(b) Each lawyer or law firm maintaining one or more trust accounts as defined in Section 2-28(b) shall keep records of the maintenance and disposition of all funds of clients or of third persons held by the lawyer or firm in a fiduciary capacity from the time of receipt to the time of final distribution. Each lawyer or law firm shall retain the records required under this section for a period of seven years after final distribution of such funds or any portion thereof. Specifically, each lawyer or law firm shall maintain the following in connection with each such trust account:

(1) a receipt and disbursement journal identifying all deposits in and withdrawals from the account and showing the running account balance;

(2) a separate accounting page or column for each client or third person for whom funds are held showing (A) all receipts and disbursements and (B) a running account balance;

(3) at least quarterly a written reconciliation of trust account journals, client ledgers and bank statements;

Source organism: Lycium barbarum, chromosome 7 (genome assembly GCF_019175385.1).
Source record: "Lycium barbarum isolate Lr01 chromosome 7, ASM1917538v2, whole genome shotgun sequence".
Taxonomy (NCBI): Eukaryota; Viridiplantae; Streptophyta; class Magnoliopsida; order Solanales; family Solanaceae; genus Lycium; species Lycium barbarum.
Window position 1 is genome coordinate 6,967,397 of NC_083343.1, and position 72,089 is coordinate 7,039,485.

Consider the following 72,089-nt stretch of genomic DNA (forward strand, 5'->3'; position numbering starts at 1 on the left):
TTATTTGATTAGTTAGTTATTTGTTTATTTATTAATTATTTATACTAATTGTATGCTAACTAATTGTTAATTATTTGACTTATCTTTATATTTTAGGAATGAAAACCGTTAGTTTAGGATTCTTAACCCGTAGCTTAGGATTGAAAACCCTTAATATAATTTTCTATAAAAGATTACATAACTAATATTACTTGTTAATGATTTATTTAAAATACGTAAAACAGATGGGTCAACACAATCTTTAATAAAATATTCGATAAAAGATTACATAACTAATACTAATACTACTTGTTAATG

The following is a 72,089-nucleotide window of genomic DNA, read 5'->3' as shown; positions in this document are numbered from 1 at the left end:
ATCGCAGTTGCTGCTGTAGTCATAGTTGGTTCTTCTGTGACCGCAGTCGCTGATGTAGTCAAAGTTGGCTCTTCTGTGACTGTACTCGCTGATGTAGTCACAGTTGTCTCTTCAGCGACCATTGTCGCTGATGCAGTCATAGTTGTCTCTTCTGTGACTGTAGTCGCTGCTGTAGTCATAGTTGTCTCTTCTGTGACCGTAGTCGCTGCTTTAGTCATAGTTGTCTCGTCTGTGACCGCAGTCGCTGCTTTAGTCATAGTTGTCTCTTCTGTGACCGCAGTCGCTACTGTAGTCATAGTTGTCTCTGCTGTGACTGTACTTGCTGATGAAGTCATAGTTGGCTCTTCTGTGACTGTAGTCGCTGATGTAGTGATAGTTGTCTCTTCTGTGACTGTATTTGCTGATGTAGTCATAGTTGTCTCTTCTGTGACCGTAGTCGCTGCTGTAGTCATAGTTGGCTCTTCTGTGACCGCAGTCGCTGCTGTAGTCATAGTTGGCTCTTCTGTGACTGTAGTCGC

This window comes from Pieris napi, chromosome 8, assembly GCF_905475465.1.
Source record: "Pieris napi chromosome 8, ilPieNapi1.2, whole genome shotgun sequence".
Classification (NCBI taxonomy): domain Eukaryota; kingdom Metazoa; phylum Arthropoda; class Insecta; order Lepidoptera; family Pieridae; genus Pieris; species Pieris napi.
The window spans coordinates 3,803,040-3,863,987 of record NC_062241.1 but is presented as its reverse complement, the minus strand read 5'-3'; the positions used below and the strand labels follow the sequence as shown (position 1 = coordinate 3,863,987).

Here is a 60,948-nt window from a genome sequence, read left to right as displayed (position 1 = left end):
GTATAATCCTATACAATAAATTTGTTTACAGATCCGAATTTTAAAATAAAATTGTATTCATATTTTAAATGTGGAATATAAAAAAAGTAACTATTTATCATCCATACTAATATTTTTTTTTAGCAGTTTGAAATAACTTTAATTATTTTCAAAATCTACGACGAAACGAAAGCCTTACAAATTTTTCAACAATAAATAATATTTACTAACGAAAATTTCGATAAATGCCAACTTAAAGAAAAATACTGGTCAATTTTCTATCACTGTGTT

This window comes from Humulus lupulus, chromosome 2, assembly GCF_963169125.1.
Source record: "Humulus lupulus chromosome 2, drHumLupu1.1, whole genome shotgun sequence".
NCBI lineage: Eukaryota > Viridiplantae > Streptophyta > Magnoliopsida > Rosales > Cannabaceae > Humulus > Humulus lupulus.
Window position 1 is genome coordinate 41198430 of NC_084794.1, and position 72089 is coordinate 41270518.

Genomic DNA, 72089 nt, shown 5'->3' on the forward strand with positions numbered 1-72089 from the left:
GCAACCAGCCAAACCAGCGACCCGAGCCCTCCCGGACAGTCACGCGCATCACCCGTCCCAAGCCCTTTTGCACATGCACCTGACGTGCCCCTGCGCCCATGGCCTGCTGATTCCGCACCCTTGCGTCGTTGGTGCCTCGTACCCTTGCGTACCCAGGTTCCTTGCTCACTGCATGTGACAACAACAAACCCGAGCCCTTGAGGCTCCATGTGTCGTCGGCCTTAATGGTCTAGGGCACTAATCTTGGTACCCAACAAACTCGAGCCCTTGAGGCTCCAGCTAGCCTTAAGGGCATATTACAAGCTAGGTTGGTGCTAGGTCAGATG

(4) a list identifying all trust accounts as defined in Section 2-28(b); and

(5) all checkbooks, bank statements, and canceled or voided checks.

(c) Such books of account and statements of reconciliation, and any other records required to be maintained pursuant to subsection (b) of this section, shall be made available upon request of the statewide grievance committee or its counsel for review and audit upon a finding by the statewide grievance committee or a grievance panel that there exists probable cause that the lawyer or law firm is guilty of misconduct.